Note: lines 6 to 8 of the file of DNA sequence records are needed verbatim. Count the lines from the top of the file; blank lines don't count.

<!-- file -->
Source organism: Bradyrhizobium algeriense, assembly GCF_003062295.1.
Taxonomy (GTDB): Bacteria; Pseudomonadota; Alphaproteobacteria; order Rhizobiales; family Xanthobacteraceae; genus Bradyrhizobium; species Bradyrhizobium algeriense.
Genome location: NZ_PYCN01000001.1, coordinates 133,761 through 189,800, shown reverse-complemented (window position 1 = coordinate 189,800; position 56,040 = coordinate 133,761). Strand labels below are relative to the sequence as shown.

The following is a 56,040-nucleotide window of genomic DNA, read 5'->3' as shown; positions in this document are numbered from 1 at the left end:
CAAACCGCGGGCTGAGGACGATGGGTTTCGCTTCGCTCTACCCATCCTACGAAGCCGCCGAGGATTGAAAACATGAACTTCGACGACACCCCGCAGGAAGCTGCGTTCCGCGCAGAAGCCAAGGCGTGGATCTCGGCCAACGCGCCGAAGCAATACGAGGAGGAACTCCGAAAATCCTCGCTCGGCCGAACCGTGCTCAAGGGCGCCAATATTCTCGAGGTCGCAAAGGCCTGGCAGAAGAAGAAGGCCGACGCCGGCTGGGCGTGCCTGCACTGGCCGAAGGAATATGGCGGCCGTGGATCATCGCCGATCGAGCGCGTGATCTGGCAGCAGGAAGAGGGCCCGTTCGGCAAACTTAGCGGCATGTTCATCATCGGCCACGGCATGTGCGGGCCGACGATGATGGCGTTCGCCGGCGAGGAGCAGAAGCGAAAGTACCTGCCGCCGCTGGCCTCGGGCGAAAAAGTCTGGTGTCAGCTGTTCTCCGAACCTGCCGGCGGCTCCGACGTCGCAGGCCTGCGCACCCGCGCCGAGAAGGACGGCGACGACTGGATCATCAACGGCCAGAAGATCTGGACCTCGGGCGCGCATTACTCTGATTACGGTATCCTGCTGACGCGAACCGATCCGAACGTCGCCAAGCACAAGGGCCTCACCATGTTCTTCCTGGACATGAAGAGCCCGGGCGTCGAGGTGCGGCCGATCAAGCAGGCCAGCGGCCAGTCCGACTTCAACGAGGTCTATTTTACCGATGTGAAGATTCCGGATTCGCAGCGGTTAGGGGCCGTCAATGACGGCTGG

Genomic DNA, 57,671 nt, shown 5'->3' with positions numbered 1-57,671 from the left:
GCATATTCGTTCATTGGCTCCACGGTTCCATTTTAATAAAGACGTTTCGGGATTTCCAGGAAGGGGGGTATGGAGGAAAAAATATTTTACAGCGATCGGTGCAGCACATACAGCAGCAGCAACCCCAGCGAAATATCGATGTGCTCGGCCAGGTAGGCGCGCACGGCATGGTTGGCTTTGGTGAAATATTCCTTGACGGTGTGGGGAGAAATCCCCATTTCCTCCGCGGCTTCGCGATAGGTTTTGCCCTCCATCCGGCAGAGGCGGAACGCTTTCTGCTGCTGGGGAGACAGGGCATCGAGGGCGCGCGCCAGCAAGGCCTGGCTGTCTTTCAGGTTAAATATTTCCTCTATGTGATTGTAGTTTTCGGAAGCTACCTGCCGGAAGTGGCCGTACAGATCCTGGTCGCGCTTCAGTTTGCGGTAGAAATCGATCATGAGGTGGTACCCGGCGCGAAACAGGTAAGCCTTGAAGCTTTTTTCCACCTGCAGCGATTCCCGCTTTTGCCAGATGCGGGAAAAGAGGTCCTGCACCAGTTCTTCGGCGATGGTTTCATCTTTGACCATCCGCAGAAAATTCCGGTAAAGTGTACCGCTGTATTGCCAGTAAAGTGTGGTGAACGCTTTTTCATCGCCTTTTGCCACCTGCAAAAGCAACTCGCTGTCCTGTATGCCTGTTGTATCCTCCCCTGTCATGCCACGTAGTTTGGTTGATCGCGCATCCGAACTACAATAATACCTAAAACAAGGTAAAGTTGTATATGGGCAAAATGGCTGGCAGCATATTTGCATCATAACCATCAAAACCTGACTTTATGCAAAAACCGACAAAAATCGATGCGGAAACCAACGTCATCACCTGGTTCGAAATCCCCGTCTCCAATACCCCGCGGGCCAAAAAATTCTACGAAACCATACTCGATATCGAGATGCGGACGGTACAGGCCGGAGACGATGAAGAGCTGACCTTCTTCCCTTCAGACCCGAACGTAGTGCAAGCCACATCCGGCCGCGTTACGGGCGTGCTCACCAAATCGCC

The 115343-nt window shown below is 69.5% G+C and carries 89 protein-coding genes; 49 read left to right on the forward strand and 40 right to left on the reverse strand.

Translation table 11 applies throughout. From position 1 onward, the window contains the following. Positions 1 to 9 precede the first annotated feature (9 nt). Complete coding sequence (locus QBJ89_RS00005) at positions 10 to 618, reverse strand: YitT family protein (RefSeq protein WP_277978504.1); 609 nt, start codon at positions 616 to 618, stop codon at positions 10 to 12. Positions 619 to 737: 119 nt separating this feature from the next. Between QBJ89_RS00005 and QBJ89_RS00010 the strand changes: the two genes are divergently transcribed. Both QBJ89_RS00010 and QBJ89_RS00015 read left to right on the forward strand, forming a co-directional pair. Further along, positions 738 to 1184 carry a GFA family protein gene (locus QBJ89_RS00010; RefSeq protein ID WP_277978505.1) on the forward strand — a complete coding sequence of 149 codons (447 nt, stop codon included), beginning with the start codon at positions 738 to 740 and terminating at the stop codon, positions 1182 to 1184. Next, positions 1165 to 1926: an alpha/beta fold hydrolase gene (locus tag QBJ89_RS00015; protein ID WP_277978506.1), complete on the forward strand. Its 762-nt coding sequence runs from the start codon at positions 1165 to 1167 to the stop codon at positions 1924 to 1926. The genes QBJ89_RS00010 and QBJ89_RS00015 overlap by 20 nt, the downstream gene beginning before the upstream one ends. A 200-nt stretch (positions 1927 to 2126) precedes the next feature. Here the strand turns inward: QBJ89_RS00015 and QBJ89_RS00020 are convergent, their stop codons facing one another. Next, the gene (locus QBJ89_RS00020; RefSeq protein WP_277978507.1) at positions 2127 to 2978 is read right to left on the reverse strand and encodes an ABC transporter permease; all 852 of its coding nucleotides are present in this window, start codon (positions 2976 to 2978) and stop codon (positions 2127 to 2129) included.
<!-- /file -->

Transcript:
Genomic DNA, 57,671 nt, shown 5'->3' with positions numbered 1-57,671 from the left:
GCATATTCGTTCATTGGCTCCACGGTTCCATTTTAATAAAGACGTTTCGGGATTTCCAGGAAGGGGGGTATGGAGGAAAAAATATTTTACAGCGATCGGTGCAGCACATACAGCAGCAGCAACCCCAGCGAAATATCGATGTGCTCGGCCAGGTAGGCGCGCACGGCATGGTTGGCTTTGGTGAAATATTCCTTGACGGTGTGGGGAGAAATCCCCATTTCCTCCGCGGCTTCGCGATAGGTTTTGCCCTCCATCCGGCAGAGGCGGAACGCTTTCTGCTGCTGGGGAGACAGGGCATCGAGGGCGCGCGCCAGCAAGGCCTGGCTGTCTTTCAGGTTAAATATTTCCTCTATGTGATTGTAGTTTTCGGAAGCTACCTGCCGGAAGTGGCCGTACAGATCCTGGTCGCGCTTCAGTTTGCGGTAGAAATCGATCATGAGGTGGTACCCGGCGCGAAACAGGTAAGCCTTGAAGCTTTTTTCCACCTGCAGCGATTCCCGCTTTTGCCAGATGCGGGAAAAGAGGTCCTGCACCAGTTCTTCGGCGATGGTTTCATCTTTGACCATCCGCAGAAAATTCCGGTAAAGTGTACCGCTGTATTGCCAGTAAAGTGTGGTGAACGCTTTTTCATCGCCTTTTGCCACCTGCAAAAGCAACTCGCTGTCCTGTATGCCTGTTGTATCCTCCCCTGTCATGCCACGTAGTTTGGTTGATCGCGCATCCGAACTACAATAATACCTAAAACAAGGTAAAGTTGTATATGGGCAAAATGGCTGGCAGCATATTTGCATCATAACCATCAAAACCTGACTTTATGCAAAAACCGACAAAAATCGATGCGGAAACCAACGTCATCACCTGGTTCGAAATCCCCGTCTCCAATACCCCGCGGGCCAAAAAATTCTACGAAACCATACTCGATATCGAGATGCGGACGGTACAGGCCGGAGACGATGAAGAGCTGACCTTCTTCCCTTCAGACCCGAACGTAGTGCAAGCCACATCCGGCCGCGTTACGGGCGTGCTCACCAAATCGCC

The 115343-nt window shown below is 69.5% G+C and carries 89 protein-coding genes; 49 read left to right on the forward strand and 40 right to left on the reverse strand.